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Baseball Is A Marathon, Not A Sprint

Words to live by.

Unfortunately, the facts from last night don't make that very easy: the Cubs lost 8-3 to the Padres, their seventh straight loss and completing the first-ever four-game sweep by the Padres over the Cubs in San Diego.

Here's a suggestion: do what I did. I had to go to sleep for work, as usual. I turned the game off after the top of the fourth -- when it was still manageable at 3-1.

Moments later, that's when the Padres started smacking the ball all over the yard, four runs including a Brian Giles HR, and when it was over Greg Maddux had his shortest outing in three years, and his ERA, which two starts ago was 1.35, went up more than a run, and now sits at 3.64.

So much for the brave talk (no pun intended) of an All-Star berth for Maddux, or for what some of you have begun to clamor for, a trade for him somewhere while his value is high. Actually, during the three innings I saw, I thought Maddux hit his spots pretty well, had his pitches moving and mixed them up well. He issued two walks -- one intentional -- and both came back to bite him. I'd have walked Giles intentionally, too, to pitch to a guy who had six RBI in 75 at-bats coming into the game.

The Cubs look bad, true. But the Padres are the hottest team in baseball right now. Sometimes running into a team like that magnifies what's making you look bad.

Somewhere in yesterday's comments I wrote about the 1977 Cubs, who on June 28 were 47-22, 8.5 games ahead in first place.

Look at that game log linked above very carefully. The '77 Cubs were 7-9 on April 30. On June 30 they were 47-24; they went 40-15 for the months of May and June (in fact, it was 40-13 before they lost the last two games in June). That's probably the best two months I've ever seen the Cubs have, even better than any two months you can pick out of their recent playoff seasons. They had a five-game winning streak, three streaks of six, and one of seven. At no time during those two months did they ever lose more than two straight.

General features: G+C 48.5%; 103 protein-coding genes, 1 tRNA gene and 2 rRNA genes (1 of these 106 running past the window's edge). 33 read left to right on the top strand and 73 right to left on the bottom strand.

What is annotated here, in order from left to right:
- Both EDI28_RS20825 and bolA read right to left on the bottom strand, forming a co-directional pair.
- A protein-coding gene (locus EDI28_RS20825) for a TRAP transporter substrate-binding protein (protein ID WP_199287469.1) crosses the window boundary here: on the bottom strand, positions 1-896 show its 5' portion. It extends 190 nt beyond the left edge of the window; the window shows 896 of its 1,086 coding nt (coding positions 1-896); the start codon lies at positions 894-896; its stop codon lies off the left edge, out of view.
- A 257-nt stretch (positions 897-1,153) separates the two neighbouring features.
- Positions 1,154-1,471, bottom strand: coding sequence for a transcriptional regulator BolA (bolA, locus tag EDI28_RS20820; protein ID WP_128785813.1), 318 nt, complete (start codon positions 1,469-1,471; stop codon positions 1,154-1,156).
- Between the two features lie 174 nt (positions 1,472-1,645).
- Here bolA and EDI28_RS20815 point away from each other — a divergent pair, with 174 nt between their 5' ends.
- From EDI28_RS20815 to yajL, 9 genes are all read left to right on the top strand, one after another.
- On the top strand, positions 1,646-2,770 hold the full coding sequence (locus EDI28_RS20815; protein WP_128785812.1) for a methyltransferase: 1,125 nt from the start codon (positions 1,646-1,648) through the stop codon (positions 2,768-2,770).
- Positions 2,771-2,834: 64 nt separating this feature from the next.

Why do I mention this now? Because as good as that Cub team looked, that's as bad as this one looks. And it is true -- no team is as bad as they look when they're losing, and no team is quite as good as they look when they're on a streak like the '77 Cubs had. And in fact, that team wasn't that good -- they had .500 talent, and finished exactly .500, and had to lose their last five games to do it.

Yes, the Cubs look awful right now. Yes, talent is being misused (why was Freddie Bynum used to pinch-hit yet again last night, when the recalled Ryan Theriot was right there on the bench? Is Dusty going to sit him too, like he sat Michael Restovich for three weeks? Incidentally, Restovich cleared waivers and was outrighted to Iowa). Yes, the talent that is there is not producing -- example: Michael Barrett, whose numbers are still decent, hasn't driven in a run since April 21.

But the team has played 31 games. The Colorado Rockies have played 33, and are in first place. Do you seriously expect them to be there at season's end? Or even a month from now? The Angels were widely predicted to win the AL West. They're 14-19. They're a better team than that.

I know this Cub team is flawed. They need help, and Jim Hendry ought to go out and get some -- right now. Kerry Wood will be back soon -- maybe, as was suggested in last night's comments, he might even be pushed up and start Friday at Wrigley Field. Frankly, I think teams make too much of rehab starts. If he's ready -- and based on his rehab start, it appears that he is -- why send him all the way to Fresno to throw against Triple-A hitters? Theriot ought to be installed at 2B for an entire week, just to see what he can do.

I'm not giving up and quitting. Don't you either. If snarking and bitching makes you feel better -- well, there's other places to do that. Don't give up. Keep the faith. It's GOT to get better.